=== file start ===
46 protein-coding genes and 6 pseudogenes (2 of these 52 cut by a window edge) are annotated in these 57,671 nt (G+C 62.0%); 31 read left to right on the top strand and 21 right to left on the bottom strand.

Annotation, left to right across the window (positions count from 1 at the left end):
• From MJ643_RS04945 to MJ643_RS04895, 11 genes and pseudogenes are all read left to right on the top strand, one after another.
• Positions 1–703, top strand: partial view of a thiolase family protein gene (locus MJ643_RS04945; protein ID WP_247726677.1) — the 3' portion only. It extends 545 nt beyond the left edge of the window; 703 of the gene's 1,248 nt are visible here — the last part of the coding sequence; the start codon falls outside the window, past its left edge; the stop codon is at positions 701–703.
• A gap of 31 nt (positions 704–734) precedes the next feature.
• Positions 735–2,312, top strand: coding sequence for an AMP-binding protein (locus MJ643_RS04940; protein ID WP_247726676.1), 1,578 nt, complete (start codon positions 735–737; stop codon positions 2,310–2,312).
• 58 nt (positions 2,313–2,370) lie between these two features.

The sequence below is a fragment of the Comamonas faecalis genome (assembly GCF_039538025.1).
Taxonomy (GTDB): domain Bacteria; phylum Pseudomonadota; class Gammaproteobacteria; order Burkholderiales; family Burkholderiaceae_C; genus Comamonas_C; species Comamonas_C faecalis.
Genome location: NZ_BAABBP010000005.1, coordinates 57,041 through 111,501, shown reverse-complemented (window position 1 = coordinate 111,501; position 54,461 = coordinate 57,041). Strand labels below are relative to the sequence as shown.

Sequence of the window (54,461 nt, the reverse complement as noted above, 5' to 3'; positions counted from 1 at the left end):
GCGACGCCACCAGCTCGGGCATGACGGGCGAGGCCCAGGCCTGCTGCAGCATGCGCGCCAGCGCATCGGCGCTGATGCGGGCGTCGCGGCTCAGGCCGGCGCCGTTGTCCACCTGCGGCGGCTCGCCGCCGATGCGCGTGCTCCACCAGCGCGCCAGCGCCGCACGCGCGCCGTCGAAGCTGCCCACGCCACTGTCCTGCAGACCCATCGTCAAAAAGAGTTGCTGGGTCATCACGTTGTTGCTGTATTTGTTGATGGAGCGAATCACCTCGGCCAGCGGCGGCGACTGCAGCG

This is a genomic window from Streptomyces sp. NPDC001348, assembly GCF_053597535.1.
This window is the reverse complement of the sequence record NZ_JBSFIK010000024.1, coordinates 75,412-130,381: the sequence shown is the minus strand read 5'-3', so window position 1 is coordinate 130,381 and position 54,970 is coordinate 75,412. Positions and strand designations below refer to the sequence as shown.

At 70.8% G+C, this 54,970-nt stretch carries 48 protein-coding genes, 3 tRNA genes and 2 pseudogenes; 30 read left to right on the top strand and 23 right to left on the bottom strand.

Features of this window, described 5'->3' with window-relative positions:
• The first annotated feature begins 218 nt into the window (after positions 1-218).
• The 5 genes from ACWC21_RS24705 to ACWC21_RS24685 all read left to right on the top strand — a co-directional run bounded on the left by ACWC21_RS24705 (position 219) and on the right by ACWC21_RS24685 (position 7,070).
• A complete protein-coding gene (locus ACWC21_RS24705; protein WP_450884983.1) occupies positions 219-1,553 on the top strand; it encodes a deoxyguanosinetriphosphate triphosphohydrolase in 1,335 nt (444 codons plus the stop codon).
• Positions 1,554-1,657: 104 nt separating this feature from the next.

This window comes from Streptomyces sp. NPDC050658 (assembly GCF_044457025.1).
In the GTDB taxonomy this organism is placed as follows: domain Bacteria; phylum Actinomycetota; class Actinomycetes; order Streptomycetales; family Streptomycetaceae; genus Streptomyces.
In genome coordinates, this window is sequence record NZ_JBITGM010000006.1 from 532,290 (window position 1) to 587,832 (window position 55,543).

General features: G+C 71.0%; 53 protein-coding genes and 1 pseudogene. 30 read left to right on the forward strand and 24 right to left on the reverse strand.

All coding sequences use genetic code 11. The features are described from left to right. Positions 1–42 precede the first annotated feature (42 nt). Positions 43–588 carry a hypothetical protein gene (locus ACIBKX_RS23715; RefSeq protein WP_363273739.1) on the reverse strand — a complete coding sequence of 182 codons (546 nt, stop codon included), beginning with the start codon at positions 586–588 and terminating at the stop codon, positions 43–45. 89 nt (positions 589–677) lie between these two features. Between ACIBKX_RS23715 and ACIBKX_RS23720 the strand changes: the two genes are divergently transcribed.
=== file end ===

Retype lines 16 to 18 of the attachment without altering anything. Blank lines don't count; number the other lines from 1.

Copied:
Features of this window, described 5'->3' with window-relative positions:
• The first annotated feature begins 218 nt into the window (after positions 1-218).
• The 5 genes from ACWC21_RS24705 to ACWC21_RS24685 all read left to right on the top strand — a co-directional run bounded on the left by ACWC21_RS24705 (position 219) and on the right by ACWC21_RS24685 (position 7,070).